PS5's HD Camera. Image source: Sony Interactive Entertainment

While the DualSense controller has been shown before, its colour scheme and overall design now make sense as it matches the look of the console. New at the presentation was a companion charging station that can handle two controllers at one.

Emphasising the functionality of the console’s version with UltraHD Blu-ray capability, also unveiled as a Media Remote. Slim, gloss white, and almost looking as if it was designed at Apple, not Sony, as with similar remotes for previous PlayStation generations, it avoids the complexity of a game controller when navigating discs and streaming content. A built-in mic enables voice search and control. 

Completing the video side of gaming, Sony showed a new HD Camera. A major step up from past PlayStation models, this will be a 1080p design with dual lenses that seems to be more intended for broadcasting games over Twitch than for use in actual game play. Until we get more details it is hard to say if it will also be used for game play. While we did see the camera, there has been no mention of an updated PlayStation VR headset that would take advantage of the powerful hardware.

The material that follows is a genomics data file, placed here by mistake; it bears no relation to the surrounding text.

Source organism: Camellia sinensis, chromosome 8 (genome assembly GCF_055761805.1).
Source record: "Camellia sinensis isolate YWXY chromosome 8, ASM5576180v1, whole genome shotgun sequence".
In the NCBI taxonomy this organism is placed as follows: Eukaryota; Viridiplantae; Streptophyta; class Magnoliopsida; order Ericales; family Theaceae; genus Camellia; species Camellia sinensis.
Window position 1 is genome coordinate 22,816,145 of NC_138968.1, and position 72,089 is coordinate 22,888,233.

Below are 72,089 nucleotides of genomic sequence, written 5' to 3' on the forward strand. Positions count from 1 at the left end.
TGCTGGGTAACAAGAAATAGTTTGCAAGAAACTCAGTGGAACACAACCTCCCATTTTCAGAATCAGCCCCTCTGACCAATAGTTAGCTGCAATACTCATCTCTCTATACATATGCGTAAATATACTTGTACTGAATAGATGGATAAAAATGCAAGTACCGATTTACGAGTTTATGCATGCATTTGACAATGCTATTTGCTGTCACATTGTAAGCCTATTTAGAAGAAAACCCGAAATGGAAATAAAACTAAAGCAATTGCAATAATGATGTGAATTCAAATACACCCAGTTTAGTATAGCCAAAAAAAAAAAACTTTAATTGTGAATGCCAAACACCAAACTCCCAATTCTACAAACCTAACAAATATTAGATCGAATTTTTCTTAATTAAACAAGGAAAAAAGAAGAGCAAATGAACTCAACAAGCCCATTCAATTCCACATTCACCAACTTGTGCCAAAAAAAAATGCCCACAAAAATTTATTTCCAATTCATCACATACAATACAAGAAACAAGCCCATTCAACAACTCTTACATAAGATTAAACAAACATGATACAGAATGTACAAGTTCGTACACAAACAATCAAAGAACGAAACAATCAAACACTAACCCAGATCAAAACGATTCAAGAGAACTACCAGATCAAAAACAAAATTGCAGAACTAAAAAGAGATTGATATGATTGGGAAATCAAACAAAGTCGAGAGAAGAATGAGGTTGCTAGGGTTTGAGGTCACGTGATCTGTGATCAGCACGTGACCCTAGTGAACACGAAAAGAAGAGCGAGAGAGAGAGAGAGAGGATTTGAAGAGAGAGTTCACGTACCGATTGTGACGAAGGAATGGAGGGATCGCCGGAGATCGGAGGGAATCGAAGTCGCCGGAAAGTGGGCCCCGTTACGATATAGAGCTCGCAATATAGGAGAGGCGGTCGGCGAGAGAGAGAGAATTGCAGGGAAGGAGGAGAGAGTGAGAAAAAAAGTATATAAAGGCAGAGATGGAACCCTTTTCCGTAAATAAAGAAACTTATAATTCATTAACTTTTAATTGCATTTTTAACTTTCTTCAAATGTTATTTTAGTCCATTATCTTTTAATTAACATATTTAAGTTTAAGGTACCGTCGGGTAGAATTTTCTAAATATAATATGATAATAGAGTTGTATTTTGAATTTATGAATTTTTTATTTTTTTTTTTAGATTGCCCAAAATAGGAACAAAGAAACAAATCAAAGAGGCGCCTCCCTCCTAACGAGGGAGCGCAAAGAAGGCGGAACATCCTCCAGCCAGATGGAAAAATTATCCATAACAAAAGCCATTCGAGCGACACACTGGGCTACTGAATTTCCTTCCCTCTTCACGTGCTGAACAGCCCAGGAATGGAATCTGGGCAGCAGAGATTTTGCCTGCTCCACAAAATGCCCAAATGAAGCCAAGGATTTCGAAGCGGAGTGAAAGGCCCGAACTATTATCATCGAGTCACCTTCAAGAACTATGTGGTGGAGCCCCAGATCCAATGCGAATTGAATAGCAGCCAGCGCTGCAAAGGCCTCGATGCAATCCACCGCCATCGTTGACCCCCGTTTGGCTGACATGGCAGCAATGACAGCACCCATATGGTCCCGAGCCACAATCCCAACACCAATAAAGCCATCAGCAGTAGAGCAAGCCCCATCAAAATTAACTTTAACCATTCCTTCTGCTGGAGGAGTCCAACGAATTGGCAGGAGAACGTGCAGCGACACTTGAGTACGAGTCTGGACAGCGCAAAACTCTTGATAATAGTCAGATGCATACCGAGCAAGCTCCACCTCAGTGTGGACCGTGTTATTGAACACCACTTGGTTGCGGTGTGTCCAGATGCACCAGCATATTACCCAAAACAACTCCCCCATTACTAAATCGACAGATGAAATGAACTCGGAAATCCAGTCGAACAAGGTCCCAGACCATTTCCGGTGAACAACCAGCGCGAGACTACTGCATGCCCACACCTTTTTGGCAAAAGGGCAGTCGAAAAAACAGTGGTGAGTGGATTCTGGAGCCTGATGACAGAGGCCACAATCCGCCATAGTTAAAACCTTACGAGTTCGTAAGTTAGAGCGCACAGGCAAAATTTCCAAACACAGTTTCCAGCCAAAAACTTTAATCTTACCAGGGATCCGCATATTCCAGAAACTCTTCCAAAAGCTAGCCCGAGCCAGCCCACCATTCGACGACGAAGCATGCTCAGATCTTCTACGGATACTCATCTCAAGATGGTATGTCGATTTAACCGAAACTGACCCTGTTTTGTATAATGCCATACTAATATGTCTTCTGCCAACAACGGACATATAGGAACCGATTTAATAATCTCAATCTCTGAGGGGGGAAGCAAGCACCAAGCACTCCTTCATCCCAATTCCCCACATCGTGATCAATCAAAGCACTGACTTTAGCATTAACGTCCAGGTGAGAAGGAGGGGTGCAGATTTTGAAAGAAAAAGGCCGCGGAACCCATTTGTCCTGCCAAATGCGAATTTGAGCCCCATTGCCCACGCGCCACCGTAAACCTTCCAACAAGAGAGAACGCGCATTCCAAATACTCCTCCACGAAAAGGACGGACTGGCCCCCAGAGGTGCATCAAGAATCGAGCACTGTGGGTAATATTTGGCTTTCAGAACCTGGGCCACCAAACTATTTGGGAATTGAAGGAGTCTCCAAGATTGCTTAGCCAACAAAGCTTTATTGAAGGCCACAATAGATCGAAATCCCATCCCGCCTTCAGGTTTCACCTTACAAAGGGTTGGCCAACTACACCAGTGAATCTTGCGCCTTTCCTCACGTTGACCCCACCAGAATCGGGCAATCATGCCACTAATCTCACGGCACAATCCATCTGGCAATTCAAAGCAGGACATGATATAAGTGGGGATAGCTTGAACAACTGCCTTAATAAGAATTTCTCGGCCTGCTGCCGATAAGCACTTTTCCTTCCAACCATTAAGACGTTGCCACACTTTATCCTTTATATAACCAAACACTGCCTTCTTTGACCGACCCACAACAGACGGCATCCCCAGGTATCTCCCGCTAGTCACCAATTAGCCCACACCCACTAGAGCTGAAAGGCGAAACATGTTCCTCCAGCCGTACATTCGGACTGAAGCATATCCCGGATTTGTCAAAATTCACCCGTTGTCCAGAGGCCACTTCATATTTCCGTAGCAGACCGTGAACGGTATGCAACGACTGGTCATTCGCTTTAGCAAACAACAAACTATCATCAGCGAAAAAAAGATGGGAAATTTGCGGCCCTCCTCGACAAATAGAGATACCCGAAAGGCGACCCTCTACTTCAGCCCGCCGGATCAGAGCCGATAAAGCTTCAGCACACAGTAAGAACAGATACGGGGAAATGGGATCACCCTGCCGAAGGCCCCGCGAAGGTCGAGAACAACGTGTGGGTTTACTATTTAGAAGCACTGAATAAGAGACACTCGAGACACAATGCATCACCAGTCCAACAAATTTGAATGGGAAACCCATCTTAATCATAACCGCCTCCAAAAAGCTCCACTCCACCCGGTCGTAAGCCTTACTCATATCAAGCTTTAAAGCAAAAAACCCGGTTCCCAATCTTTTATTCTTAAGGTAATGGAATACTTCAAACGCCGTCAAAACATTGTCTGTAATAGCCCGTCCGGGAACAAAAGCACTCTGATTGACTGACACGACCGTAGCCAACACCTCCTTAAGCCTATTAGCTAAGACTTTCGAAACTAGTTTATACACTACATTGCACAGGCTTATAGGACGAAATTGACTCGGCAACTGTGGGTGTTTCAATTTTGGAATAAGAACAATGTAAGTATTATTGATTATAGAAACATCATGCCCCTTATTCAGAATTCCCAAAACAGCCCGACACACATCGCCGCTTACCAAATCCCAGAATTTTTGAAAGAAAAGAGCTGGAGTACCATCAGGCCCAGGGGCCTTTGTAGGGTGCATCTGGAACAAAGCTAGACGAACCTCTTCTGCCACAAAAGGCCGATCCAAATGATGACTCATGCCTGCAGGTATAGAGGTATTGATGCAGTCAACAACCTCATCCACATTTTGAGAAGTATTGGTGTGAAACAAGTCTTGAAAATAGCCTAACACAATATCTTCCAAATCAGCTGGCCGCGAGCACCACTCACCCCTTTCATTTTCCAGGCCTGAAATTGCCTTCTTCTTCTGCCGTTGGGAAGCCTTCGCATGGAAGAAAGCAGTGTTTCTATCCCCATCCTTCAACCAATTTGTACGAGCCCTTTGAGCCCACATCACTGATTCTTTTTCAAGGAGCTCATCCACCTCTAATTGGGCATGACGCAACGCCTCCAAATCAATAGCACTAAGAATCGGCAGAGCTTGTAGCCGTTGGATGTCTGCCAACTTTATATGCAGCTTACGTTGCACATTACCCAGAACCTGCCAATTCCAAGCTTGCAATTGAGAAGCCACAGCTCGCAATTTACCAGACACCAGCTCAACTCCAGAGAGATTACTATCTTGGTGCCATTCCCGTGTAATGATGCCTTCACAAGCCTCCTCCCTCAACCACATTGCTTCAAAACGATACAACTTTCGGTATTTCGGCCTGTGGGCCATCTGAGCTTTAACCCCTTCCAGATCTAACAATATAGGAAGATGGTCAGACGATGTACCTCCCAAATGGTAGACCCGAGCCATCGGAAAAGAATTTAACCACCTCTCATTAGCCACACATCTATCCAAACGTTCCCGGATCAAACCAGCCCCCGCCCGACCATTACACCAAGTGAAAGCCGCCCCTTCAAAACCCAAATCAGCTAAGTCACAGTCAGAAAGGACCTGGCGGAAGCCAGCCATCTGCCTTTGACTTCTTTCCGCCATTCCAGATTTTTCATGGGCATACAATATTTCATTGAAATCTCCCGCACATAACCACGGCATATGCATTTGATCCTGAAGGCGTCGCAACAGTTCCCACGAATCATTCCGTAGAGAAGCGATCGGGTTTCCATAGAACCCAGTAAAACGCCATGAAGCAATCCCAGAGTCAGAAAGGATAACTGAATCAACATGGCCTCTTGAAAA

Sony has its roots as an audio company, and at the last two CE events Sony highlighted its “3D Audio” solutions. Given that, it was no surprise to see the announcement of PlayStation’s PULSE 3D wireless headset. Not having heard them I can’t comment on its audio quality, but in both the professional and consumer markets, offerings such as the highly regarded WH-100 series models show that Sony headphones are a force to be reckoned with. Included in this model are dual noise cancelling microphones and 3D audio support packed into a stylish industrial design. 

Announced previously was the technical inner workings of the PS5’s hardware. It is based on an AMD Zen 2-based CPU with eight cores at 3.5Ghz in combination with high end graphics processor engine. Together with 16GB of 256-bit memory and sporting an 825GB SSD for considerably faster access than the hard drives in current models you have a total package capable of ray tracing and other sophisticated graphics techniques.